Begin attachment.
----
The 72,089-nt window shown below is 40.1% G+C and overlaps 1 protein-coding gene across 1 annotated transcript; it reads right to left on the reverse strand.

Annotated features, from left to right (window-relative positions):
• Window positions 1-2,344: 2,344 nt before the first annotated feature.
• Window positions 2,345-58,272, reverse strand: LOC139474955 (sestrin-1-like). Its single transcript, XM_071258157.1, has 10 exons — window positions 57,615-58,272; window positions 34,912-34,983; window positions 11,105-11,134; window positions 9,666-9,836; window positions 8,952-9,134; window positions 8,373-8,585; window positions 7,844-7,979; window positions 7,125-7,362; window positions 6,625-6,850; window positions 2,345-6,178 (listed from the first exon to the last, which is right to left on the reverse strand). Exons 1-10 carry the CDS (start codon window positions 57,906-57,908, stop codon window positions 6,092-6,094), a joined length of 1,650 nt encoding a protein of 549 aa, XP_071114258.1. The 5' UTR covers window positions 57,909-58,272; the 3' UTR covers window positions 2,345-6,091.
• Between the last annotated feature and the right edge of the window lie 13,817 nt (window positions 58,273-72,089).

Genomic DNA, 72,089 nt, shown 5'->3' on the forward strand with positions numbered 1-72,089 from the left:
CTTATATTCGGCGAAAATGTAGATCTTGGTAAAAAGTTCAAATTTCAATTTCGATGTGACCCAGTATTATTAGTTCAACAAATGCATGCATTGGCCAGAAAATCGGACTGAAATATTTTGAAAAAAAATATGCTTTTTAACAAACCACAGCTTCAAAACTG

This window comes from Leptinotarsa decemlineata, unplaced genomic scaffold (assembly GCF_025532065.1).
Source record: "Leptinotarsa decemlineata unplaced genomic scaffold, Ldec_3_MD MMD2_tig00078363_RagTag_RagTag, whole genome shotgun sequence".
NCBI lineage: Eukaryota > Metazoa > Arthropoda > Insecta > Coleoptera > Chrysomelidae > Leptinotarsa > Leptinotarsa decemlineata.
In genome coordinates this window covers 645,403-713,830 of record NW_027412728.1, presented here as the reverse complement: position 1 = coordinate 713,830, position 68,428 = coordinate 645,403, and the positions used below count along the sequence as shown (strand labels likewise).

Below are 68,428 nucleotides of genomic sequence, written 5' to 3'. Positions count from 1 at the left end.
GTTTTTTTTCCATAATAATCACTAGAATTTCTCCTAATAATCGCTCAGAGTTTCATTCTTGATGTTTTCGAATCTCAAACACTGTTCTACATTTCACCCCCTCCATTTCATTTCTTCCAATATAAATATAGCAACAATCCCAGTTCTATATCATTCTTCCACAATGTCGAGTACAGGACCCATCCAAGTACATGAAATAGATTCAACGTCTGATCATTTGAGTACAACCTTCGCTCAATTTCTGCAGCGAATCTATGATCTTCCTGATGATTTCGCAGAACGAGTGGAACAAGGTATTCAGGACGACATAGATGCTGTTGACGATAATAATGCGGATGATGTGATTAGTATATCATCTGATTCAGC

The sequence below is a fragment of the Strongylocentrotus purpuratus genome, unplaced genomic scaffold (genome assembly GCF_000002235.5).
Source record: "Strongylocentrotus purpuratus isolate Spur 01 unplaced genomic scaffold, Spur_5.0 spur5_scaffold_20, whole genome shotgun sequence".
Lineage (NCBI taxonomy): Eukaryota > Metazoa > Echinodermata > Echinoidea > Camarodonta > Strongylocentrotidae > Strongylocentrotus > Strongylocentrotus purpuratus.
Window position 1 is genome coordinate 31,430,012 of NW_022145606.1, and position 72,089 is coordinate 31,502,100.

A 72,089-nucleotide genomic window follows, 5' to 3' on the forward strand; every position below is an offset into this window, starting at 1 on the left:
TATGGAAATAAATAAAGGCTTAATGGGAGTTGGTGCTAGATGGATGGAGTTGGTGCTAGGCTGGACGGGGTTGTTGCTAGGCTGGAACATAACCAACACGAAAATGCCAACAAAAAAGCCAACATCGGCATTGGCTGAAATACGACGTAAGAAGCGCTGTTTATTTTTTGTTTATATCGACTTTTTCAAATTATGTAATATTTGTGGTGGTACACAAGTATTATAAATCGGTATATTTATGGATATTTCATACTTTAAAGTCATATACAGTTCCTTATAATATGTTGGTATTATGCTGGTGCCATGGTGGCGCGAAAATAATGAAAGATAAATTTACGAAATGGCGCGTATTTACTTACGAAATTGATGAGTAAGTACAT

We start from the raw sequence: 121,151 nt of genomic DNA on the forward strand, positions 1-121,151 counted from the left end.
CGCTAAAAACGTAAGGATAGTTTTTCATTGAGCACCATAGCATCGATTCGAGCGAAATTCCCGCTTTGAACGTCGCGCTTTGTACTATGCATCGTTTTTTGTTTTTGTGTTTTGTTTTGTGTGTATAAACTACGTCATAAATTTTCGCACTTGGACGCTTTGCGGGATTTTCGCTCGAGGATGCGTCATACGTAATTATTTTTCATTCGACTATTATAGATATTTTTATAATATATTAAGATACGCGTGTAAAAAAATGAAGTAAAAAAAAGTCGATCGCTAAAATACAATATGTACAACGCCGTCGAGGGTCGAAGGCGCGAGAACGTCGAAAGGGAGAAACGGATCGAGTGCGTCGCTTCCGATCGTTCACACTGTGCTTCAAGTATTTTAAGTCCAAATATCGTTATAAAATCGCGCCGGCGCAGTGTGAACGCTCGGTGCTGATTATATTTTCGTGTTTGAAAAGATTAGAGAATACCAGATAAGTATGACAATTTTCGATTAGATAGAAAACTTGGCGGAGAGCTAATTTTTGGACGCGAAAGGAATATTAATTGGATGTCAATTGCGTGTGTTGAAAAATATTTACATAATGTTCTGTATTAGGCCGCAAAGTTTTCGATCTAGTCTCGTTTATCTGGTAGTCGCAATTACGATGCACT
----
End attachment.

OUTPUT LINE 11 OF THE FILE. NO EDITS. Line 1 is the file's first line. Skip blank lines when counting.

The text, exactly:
In genome coordinates this window covers 645,403-713,830 of record NW_027412728.1, presented here as the reverse complement: position 1 = coordinate 713,830, position 68,428 = coordinate 645,403, and the positions used below count along the sequence as shown (strand labels likewise).